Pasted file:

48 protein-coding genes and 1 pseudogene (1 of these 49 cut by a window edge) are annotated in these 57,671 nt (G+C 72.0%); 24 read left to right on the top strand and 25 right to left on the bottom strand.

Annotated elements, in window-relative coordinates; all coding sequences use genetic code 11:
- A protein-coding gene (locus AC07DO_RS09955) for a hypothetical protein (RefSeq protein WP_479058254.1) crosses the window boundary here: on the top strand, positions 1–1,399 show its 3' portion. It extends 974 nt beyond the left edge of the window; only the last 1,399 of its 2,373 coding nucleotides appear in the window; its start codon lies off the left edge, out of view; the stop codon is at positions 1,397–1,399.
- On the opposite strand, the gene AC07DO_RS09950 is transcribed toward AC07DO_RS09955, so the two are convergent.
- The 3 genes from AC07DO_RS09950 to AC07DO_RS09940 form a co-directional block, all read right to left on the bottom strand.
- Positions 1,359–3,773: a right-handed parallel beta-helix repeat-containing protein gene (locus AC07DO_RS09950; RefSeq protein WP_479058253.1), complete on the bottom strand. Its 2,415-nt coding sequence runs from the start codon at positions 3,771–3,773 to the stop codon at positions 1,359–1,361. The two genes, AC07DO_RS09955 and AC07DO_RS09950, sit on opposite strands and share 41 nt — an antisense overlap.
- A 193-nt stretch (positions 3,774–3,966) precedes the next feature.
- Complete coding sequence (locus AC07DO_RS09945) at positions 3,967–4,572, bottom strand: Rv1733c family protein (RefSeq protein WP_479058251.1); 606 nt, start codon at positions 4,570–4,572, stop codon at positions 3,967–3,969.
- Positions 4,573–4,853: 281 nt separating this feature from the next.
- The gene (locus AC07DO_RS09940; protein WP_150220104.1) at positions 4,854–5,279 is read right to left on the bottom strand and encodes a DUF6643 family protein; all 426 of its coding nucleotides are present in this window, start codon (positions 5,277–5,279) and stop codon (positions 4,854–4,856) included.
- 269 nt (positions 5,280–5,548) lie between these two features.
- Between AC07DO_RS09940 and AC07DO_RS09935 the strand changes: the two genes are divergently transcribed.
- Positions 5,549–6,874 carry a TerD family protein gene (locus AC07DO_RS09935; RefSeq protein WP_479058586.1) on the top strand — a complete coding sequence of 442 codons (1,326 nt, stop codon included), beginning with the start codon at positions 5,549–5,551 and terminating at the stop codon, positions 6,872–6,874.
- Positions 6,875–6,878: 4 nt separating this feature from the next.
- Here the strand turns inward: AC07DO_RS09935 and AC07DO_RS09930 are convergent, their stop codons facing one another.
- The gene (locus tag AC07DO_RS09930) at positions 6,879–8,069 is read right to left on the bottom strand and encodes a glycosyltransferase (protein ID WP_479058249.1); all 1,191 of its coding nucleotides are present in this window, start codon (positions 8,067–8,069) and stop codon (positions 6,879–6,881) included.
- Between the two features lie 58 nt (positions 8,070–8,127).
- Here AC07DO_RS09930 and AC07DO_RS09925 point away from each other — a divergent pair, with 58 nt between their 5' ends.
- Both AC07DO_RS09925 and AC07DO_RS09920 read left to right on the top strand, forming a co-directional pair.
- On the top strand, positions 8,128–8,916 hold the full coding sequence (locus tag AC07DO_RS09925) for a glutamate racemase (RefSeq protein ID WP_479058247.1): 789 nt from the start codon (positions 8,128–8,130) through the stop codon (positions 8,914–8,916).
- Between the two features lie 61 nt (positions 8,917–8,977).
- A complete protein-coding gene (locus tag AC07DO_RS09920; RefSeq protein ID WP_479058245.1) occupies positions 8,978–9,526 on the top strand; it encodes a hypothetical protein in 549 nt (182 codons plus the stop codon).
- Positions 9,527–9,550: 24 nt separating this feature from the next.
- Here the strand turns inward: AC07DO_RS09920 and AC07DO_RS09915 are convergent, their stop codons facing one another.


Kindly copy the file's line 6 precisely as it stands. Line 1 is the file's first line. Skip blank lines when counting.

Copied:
- Positions 1,359–3,773: a right-handed parallel beta-helix repeat-containing protein gene (locus AC07DO_RS09950; RefSeq protein WP_479058253.1), complete on the bottom strand. Its 2,415-nt coding sequence runs from the start codon at positions 3,771–3,773 to the stop codon at positions 1,359–1,361. The two genes, AC07DO_RS09955 and AC07DO_RS09950, sit on opposite strands and share 41 nt — an antisense overlap.